It might be cold outside but there has been a simmering of wild colours and stormy brushstrokes within. More late birthday gifts arrived in the form of two new catalogues of Christopher Lehmpfuhl’s bold and dazzling work and a small but sumptuous book filled with Emil Nolde watercolour landscapes. Both German painters, but separated by time.
The Nolde book is very inspiring and propelled me towards my watercolour tubes and pans, resulting in some enthusiastic and richly-hued daubs. I still can’t work out how Nolde achieved such dense, strong colour. Maybe it was the particular shades he chose to work with and maybe he created numerous layers. The more ‘stainy’ colours I used held up relatively well but the others did what watercolours often do – looked vivid while wet but faded to a whitish glow on drying.
I have done some more work on the Crosdale large painting and, while I’m pleased with the colours, it’s still not quite there yet.
At the opposite end of the brightness scale, my odd dark painting is still progressing towards its rather spooky finished state.
One of my Christopher Lehmpfuhl catalogues is full of intimate still lifes: views through windows and portraits of tables loaded with glasses, crockery and other small items. It gave me an idea to have a go at capturing a ‘family’ of glassware grouped on a table top.
As the evenings have been getting longer I also managed to paint a very quick view out of the kitchen window as the light was beginning to fade. It was a real rush to get it done, especially as a stray dog appeared wandering through the gardens below while I painted, leading me to break off and check that it had not been abandoned, but it could lead to further paintings as I enjoy the odd shapes of the hills and the trees and their associated shadows.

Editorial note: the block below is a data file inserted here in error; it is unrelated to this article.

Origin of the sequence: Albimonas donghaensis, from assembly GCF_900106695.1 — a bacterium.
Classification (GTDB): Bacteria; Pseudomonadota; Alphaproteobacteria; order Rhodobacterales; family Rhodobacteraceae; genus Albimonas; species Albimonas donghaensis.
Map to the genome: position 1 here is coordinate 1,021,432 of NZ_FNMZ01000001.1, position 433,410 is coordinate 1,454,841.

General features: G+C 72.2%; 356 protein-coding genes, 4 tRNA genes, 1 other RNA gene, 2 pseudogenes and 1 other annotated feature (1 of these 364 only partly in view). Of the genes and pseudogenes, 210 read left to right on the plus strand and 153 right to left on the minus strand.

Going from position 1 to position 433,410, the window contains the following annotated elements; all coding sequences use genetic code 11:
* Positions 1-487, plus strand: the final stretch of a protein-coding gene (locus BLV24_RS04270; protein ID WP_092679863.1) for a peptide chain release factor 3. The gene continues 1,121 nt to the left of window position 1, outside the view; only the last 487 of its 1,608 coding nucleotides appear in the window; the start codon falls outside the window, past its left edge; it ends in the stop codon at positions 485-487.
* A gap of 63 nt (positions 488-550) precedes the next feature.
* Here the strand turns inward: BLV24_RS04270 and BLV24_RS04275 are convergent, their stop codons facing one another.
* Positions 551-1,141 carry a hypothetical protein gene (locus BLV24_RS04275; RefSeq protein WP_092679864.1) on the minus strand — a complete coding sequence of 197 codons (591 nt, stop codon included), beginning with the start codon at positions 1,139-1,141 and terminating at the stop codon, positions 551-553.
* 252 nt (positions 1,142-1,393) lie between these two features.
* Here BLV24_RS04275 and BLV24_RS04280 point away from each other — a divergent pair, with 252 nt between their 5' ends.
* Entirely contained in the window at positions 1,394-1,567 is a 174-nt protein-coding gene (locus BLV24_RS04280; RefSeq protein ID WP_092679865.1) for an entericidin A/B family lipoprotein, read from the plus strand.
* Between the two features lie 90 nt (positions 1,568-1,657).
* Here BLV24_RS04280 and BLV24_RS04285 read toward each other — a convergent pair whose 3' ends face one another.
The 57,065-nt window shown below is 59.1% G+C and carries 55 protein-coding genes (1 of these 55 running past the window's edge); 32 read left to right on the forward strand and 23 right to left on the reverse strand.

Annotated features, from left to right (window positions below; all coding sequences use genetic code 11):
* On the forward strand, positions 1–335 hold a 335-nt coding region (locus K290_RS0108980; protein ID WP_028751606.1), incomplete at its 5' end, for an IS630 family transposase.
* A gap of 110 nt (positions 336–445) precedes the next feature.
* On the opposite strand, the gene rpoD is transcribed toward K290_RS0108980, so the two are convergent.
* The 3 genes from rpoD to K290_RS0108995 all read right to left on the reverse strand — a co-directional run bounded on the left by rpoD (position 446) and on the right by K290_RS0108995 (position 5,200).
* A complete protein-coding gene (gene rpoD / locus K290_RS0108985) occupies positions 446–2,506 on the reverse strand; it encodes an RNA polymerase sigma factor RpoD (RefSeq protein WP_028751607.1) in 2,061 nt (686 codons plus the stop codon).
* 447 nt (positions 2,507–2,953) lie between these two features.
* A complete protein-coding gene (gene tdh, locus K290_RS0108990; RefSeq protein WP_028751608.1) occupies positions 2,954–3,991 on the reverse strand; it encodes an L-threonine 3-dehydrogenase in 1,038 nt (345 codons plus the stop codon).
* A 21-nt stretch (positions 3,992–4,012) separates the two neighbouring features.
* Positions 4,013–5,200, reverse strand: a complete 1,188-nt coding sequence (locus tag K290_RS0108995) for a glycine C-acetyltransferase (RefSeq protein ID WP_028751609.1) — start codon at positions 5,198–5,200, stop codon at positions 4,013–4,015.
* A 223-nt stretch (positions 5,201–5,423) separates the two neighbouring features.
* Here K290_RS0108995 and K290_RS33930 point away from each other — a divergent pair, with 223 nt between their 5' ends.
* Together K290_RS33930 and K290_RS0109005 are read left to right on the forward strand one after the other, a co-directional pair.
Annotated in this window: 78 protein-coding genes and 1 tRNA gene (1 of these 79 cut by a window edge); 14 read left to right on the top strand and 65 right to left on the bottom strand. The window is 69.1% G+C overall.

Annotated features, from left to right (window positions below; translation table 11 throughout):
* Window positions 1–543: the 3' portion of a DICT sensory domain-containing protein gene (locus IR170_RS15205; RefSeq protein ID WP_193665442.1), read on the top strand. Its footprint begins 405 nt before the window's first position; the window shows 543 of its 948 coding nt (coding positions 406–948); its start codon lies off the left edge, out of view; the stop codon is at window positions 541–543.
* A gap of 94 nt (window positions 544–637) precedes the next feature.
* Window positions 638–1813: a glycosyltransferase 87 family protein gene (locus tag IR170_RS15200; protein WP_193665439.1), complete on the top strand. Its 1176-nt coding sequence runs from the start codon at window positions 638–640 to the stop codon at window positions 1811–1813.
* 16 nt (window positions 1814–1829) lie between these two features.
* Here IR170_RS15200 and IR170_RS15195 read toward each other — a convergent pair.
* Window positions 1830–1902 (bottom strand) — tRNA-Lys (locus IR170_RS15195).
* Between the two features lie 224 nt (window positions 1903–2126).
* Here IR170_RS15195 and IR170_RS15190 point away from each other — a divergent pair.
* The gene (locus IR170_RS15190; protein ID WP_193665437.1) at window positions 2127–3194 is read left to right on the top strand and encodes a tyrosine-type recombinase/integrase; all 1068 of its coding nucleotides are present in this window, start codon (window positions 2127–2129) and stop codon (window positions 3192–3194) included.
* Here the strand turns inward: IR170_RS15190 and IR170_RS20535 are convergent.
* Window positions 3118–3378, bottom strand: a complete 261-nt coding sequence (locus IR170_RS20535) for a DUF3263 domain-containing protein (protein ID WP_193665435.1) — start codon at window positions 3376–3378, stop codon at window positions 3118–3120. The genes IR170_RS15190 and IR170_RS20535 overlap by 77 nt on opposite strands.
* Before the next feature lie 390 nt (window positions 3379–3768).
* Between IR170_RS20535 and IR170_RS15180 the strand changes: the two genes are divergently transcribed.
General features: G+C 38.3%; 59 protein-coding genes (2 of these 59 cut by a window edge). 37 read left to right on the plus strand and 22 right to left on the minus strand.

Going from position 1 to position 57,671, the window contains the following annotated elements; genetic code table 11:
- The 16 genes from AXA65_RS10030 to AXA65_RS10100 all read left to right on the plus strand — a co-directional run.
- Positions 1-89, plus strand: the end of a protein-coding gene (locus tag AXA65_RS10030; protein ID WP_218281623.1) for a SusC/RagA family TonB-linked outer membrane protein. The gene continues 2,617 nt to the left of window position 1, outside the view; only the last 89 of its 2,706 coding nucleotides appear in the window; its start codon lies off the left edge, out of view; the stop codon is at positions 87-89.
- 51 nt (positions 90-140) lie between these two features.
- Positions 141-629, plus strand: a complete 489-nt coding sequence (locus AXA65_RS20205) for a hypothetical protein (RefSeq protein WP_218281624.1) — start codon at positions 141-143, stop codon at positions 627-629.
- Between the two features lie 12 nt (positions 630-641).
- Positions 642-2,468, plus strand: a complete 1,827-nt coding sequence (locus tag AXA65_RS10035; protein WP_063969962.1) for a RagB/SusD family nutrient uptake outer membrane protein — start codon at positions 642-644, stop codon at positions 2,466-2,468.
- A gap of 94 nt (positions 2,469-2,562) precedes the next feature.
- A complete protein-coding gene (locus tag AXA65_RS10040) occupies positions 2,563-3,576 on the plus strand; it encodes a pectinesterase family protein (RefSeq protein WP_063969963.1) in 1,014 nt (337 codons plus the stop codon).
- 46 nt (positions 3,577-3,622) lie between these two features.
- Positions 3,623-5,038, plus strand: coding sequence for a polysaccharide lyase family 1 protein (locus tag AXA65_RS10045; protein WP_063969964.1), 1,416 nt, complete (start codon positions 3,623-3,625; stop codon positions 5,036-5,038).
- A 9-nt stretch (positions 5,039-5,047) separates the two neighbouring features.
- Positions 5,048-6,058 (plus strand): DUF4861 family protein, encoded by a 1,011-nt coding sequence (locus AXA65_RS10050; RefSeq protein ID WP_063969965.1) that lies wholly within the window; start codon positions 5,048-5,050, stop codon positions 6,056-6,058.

The larger of the two Lehmpfuhl catalogues is full of thrilling, swirling, huge plein air paintings from an exhibition called ‘Die Neue Mitte’. The series of paintings was created to document the controversial, politically-motivated demolition of an East German landmark building in Berlin, the Palast der Republik, which was open to the public as well as being the home of the DDR parliament and the people’s chamber, or Volkskammer.
It was a place where cultural events took place, with a theatre and art galleries as well as a disco, restaurants and even a post office. As the Palast was gradually torn down Lehmpfuhl kept finding new angles to paint it from and the whole extraordinary process was documented in a film which can be found halfway down this page, entitled ‘Die Neue Mitte’.
I saw the Palast der Republik on my first visit to Berlin in 2001 and it had a real 70s look to it, with its bronze mirrored exterior reminding me of glittery disco interiors and dark smoked coffee tables made of glass. Another short film, about the opening of the Palast in 1976, can be found here.